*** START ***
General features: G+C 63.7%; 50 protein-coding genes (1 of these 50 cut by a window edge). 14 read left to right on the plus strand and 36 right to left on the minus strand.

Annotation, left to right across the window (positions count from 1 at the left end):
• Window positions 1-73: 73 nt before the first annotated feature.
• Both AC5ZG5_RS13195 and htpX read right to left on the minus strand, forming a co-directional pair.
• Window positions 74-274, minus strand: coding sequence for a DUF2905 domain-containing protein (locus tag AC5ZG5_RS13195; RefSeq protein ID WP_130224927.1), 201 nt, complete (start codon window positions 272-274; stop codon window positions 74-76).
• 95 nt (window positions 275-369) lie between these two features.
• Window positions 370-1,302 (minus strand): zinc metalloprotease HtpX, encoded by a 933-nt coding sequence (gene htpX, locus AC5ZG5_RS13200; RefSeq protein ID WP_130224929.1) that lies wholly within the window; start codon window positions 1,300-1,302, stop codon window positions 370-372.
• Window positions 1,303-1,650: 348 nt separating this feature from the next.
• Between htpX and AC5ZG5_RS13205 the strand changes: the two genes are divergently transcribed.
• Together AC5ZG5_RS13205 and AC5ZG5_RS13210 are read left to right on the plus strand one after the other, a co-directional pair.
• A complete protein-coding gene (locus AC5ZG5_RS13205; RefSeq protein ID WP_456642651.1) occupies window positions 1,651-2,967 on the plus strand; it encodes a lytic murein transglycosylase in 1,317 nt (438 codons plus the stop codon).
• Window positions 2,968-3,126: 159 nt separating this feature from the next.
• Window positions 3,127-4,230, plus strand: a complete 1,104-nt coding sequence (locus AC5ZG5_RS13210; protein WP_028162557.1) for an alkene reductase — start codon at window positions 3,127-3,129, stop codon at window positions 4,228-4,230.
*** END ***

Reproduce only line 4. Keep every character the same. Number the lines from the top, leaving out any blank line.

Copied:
• Both AC5ZG5_RS13195 and htpX read right to left on the minus strand, forming a co-directional pair.